Posted on August 01, 2019 by Charles Morris
As you read this, Tesla’s vehicles are out there on the world’s roads, learning, learning. Like precocious children, they’re steadily building a mental image of the world around them, a body of knowledge that forms the heart of Tesla’s Autopilot suite of features.
Above: Tesla's Model X (Instagram: @fromwhereicharge)
One of the chief architects of this 24/7 educational endeavor is Andrej Karpathy, Tesla’s Director of Artificial Intelligence and Autopilot Vision. Karpathy is a specialist in machine learning and image recognition, two fields that are seen as the keys to autonomous driving. He recently hosted a workshop on Neural Network Multi-Task Learning, where he gave a talk entitled Multi-Task Learning in the Wilderness. (For those who prefer the executive summary, YouTuber Mother Frunker helpfully condensed his talk, scroll below, to a nine-minute video.)
Karpathy begins by describing some of Autopilot’s current features: Navigate on Autopilot, which can pretty much drive your Tesla on the highway, executing lane changes and passing slower vehicles automatically; and Summon, which can bring your Tesla to you from a dark and rainy parking lot. “Then you get in like royalty,” says Karpathy. “It’s the best...when it works.”
Above: Summary of Tesla's Andrej Karpathy recent presentation on neural network multi-task learning (YouTube: Mother Frunker)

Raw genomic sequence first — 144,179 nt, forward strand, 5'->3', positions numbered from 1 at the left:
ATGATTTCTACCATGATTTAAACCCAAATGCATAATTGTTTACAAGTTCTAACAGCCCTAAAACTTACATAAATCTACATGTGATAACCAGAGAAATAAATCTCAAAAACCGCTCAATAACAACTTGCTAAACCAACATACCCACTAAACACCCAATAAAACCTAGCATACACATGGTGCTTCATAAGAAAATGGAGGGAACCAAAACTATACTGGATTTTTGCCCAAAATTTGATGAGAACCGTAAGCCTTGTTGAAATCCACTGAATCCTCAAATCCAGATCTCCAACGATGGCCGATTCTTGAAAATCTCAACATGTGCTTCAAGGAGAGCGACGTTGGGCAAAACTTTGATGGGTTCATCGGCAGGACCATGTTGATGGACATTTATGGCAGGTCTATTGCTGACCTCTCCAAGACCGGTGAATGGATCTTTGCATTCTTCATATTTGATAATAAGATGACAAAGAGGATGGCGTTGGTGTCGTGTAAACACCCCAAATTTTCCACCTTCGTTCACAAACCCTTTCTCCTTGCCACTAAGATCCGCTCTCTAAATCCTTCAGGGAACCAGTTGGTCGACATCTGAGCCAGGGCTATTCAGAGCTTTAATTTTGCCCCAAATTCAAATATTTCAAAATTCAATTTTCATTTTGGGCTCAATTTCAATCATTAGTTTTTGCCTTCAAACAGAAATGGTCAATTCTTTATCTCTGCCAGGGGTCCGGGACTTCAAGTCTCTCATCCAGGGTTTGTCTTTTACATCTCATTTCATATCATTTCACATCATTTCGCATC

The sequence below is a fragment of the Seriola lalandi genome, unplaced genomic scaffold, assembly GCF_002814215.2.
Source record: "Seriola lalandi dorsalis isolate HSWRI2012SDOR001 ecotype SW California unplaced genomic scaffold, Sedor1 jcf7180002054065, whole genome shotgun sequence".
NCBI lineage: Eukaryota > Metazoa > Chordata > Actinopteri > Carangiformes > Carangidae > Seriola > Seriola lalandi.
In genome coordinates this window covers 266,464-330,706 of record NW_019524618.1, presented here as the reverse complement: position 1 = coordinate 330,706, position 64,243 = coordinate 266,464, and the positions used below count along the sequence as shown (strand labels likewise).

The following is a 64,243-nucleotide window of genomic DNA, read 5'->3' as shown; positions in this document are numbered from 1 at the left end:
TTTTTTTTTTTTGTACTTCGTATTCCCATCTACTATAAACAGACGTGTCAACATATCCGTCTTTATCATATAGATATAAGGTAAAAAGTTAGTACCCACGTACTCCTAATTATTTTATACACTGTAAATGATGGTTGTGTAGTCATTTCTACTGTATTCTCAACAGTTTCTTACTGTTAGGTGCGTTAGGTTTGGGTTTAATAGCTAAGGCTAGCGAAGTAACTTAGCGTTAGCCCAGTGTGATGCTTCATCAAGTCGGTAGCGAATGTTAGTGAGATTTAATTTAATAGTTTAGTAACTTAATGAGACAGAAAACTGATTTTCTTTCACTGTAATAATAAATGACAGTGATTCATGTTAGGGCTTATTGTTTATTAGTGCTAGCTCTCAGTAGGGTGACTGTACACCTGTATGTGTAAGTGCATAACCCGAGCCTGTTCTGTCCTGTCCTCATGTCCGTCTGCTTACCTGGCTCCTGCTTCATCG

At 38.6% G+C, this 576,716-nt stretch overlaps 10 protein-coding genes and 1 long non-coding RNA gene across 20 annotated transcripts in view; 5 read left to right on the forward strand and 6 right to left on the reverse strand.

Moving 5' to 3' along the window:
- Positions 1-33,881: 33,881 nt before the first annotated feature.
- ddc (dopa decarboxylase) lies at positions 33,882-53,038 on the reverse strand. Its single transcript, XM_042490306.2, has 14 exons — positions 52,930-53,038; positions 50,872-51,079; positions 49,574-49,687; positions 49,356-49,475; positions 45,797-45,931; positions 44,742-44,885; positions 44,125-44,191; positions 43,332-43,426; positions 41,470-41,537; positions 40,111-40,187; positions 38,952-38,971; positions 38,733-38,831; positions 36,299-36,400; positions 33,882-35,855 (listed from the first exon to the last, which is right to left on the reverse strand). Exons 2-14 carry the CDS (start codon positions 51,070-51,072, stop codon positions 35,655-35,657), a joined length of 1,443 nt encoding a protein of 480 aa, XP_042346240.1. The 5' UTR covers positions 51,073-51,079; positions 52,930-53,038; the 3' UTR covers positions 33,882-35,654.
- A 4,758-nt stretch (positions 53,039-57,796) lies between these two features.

In terms of functionality, the self-driving systems being tested by potential competitors may seem the same as Tesla’s, but under the hood, they are very different. As Karpathy explains, most other autonomy systems use LIDAR to build high-definition maps, whereas Tesla’s Autopilot uses neither of those things. It relies primarily on eight cameras that provide a 360-degree view around the car. The system parses the video inputs using neural networks to create an image of the surrounding scene.
As safety is the prime goal, nothing less than 99.999% accuracy will do. Like a student determined to earn a scholarship, the system must study and study, constantly building on what it’s already learned. It’s an iterative multi-step process: build a dataset; train your network; deploy it and test it. When you notice that the network is “misbehaving,” you incorporate the errors into the training set. As Karpathy puts it, “you spin this data engine loop over and over,” and the system learns from its mistakes until it reaches the desired level of accuracy.
Above: The future for Tesla's Autopilot will eventually be hands-free (Instagram: themaverique)
When you break down the number and variety of “data points” that (good) human drivers effortlessly process, it’s quite amazing. Static objects, moving objects, road signs, overhead signs, traffic lights, lane lines and road markings, curbs, crosswalks - each of these “tasks” actually has multiple sub-tasks (e.g. a moving object could be a car, a bus, a pedestrian, a cat, etc etc) and all must be correctly identified in real time. The vehicle passes through many different types of environments, from residential neighborhoods to bridges to tunnels to tollbooths.
As Karpathy explains, it’s not all just ones and zeros. Humans have to do a certain amount of “massaging” of the data to ensure that the system is building a useful map of the real driving environment. The end result is a system that’s already transforming the way Tesla owners drive, and is growing more capable by the day.